Edit php.ini using pico, vi or nano text editors in linux and scroll to section like


;Windows Extensions
;Note that MySQL and ODBC support is now built in, so no dll is needed for it.

Add above that the following so it looks like


apc.shm_size = 32 
;Windows Extensions
;Note that MySQL and ODBC support is now built in, so no dll is needed for it.

Save php.ini file and restart Apache for APC to load

/etc/init.d/httpd stop
/etc/init.d/httpd start

Check phpinfo.php for APC section just to confirm whether APC is enabled and compiled on server.

Create phpinfo.php under /usr/local/apache/htdocs/ as per following to check APC

touch phpinfo.php

/usr/local/apache/htdocs/ is default document root on all cPanel servers.

vi phpinfo.php and add following codes into it




Press :wq for the save and exit

Now you can check APC at URL http://server_IP/info.php

apc.php admin file in /usr/local/src/APC-3.0.19 can be copied to password protected web site directory and viewed. Edit apc.php top line to change password to something different from default.

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Enable Pear (php) for a Domain on Plesk

Written by Pravin on October 10, 2008 – 4:02 am -

Installing php-pear

First we will have to install the php-pear module on the server. This can be done using yum.

yum install php-pear*

We must also configure pear in php config at /etc/php.ini.


Restart apache on the server.

/etc/init.d/httpd stop
/etc/init.d/httpd start

Enable PEAR for a domain.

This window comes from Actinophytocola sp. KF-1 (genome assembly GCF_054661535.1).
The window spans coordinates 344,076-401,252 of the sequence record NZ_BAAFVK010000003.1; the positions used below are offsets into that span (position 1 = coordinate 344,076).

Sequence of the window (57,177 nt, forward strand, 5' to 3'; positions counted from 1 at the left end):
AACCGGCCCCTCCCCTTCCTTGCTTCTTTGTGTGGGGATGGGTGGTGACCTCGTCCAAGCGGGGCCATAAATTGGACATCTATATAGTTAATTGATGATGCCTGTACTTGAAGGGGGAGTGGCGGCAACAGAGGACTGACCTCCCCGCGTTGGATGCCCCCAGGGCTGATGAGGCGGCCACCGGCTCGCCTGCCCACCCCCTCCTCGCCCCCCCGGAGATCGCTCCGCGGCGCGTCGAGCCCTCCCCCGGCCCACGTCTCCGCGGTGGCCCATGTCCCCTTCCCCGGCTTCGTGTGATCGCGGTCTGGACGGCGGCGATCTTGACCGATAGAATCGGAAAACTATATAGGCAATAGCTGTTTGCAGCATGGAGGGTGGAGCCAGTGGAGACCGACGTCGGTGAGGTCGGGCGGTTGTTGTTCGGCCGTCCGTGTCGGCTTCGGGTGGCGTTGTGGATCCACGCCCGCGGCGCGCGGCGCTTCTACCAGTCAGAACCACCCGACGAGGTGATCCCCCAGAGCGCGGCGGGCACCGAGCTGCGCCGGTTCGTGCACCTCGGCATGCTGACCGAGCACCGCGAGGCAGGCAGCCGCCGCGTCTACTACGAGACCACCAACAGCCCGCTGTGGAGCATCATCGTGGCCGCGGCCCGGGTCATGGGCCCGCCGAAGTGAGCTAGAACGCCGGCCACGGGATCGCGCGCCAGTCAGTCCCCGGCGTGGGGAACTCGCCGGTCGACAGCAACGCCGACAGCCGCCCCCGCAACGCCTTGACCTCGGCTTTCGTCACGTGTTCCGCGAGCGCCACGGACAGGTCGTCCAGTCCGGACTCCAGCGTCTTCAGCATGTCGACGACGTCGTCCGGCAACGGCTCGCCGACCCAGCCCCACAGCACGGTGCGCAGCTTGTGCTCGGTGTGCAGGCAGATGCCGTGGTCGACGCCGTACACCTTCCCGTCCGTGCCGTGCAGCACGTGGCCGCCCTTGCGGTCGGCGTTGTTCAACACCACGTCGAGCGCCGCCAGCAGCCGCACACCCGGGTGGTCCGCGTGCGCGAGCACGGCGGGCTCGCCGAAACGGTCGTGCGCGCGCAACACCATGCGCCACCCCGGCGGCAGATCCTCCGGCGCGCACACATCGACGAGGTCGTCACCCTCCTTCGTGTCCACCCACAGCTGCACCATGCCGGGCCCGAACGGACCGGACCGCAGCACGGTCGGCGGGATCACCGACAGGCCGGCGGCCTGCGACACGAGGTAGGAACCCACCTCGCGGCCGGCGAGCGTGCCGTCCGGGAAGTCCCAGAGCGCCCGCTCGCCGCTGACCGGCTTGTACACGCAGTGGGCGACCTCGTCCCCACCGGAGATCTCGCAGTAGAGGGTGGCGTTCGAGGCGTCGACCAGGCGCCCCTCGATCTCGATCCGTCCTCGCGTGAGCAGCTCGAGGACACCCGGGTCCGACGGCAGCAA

Create a file called vhost.conf in /var/www/vhosts/ with the following contents:

<Directory /var/www/vhosts/>
php_admin_value include_path “/var/www/vhosts/”
php_admin_value open_basedir “none”

Reconfigure your webserver so it will look for your new vhost.conf file by doing this:

/usr/local/psa/admin/sbin/websrvmng –reconfigure-vhost –

Finally  restart apache service:

/etc/init.d/httpd stop
/etc/init.d/httpd start

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Posted in linux, Linux VPS Hosting, Plesk For Linux, VPS hosting | 3 Comments »

Steps to secure VPS?

Written by Jahangir on September 20, 2008 – 9:02 pm -

1.) Firewall Installation
Installing firewall and various other related tools such as CSF, sim. These will prevent unauthorized access to your server and from brute force attacks.
CSF (ConfigServer Firewall)
SIM (System Integrity Monitor)
NSIV (Network Socket Inode Validation)
LES (Linux Environment Security)
these do not prevent exploits of services which you run on your VPS server. Also need to be aware of the installed firewall and you need to open up the additional ports as needed if you add new services/program.

2.) Securing /tmp partition
Most of the attacks and exploits use /tmp to work out of any propagate themselves. By mounting /tmp with noexec and nosuid (meaning executables cannot be run from /tmp nor with escalated privileges), this stops many of these exploits from being able to do any harm.